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Scenario-Based Model Predictive Control for Wind Turbines



Georg Schildbach, Lorenzo Fagiano

Wind Energy

Increasing energy consumption poses a pressing worldwide challenge, with CO2 emissions causing climate change and the dependence on fossil fuels threatening economic sustainability. Given current global developments, these issues will become even more serious over the coming decades. For example, the International Energy Agency (IEA) predicts that the global greenhouse gas emissions by the energy sector will increase by 130% by 2050. While a portfolio of actions is required to mitigate this development, improvements in the technology of renewable energy sources is a key element of an effective strategy.

While wind power still accounts for a fairly small share of the global energy mix (ca. 1% worldwide and 2% in OECD countries), the penetration is already much higher in some countries (e.g. Germany 4%, Spain 11%, Portugal 9%, Denmark 20%), according to IEA figures. Moreover, it is one of the world's fastest growing renewable energy sources, with an average yearly growth of almost 30% of the installed capacity since 2000. For example, in 2008 the global investments for new installations amounted to more than $45 billion in 2008, corresponding to over 50% of global investments in renewables (IEA figures). Indeed, while currently behind hydropower and ahead of biomass, at the current growth rates wind power is projected to soon become the most significant source of renewable-based electricity.

Onshore wind turbine technology is technologically proven and economically competitive in areas where the resource is strong (costs per MWh range between 70-130 USD). Technological development, however, can help in further reducing the costs of wind energy (together with economies of scale), and may also enhance its competitiveness by extending the operating regions of wind turbines (e.g. offshore, etc.).

The main technological challenges for wind power are to reduce the initial infrastructure cost and the maintenance costs, to increase the variability of the resource, and to address the low density of generated power per unit area. These issues motivate the significant research and development efforts that are being carried out all over the world to create larger wind turbines, with relatively lighter components, and to reduce the fatigue effects of vibrations due to wind turbulences. At the same time, regulations for wind power plants are becoming more strict in terms of amount and quality of the generated electricity.

Project Description

In the above context, active control systems can play a crucial role in increasing the power capture, extend the lifetime, and improve the reliability of wind turbines. The design of control systems for wind turbines, able to produce a high power output while limiting the loads on the turbine (thereby reducing maintenance costs and material fatigue), is made difficult by the presence of input saturation and stochastic nature of the wind.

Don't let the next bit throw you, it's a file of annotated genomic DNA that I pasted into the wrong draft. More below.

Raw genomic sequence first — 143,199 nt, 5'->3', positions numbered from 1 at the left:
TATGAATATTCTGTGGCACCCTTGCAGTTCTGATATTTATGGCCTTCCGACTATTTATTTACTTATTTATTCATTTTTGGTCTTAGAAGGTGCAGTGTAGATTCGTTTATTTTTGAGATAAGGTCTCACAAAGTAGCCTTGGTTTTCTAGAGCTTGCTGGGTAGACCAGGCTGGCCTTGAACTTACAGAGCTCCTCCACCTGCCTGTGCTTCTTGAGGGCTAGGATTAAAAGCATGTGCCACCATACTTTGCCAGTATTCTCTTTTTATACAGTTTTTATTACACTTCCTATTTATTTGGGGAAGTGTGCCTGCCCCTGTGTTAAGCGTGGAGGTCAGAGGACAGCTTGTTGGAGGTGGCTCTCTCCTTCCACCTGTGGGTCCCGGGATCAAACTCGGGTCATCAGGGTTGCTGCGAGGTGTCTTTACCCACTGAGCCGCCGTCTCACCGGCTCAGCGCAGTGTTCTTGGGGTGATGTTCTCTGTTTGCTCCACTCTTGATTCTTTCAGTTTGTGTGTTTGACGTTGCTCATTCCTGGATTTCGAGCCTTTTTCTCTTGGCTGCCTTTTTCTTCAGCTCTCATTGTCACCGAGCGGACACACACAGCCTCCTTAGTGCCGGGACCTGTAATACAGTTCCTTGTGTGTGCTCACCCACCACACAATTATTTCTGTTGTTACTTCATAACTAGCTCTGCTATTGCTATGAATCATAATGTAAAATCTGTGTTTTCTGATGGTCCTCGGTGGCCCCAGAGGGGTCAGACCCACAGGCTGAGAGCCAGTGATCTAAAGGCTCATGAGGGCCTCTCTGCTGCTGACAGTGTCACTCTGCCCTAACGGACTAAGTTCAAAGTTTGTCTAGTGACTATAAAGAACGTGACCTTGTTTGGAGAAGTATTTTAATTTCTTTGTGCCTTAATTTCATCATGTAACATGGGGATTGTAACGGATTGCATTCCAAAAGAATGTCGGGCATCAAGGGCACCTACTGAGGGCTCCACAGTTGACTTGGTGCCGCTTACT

Recently, researchers have proposed to apply Model Predictive Control (MPC) because of its strengths in handling multi-input multi-output (MIMO) systems and input constraints, and because of its close relationship to optimal control. Various simulation results suggest that a significant improvement is possible from conventional state-of-the-art PI controllers. However, the stochastic uncertainty of the wind speed remains a major challenge.

The goal of this project is to apply a new approach called Scenario-Based MPC (SMPC) to wind turbines. Its basic idea is to create multiple scenarios of the uncertain wind speed and compute the optimal control solution that works robustly under each scenario. Besides its highly intuitive concept, the approach has several practical advantages: it works for any type of probability distributions (in fact, the distribution may be unknown), it is very easy to apply, the handling of bi-linear terms in the disturbance and state/inputs is straightforward, and it is computationally very efficient. Previous studies have already found SMPC to outperform other control strategies in similar settings (e.g. buildings control).

The major tasks/requirements of this project are as follows:

  • Acquisition of some background on MPC and scenario-based optimization
  • Installation of the FAST wind turbine model (openly available, with Simulink interface)
  • Derive a simplified turbine model for MPC (by first principles or system identification)
  • Create a stochastic model for the wind speeds
  • Setup the SMPC problem, by formulating a sensible cost function and constraints
  • Simulation of the SMPC in closed-loop operation, comparison to other baseline controllers

Weitere Informationen

Manfred Morari

Art der Arbeit: 20% theoretical, 40% conceptual, 40% simulation
Voraussetzungen: Regelsysteme 1 (required), familiarity with Matlab/Simulink (required), Model Predictive Control (desirable, MPC course can be attended in parallel), basics in probability theory (desirable), mechanics/aerodynamics (desirable)
Anzahl StudentInnen:
Status: taken
Projektstart: FS2013, or sooner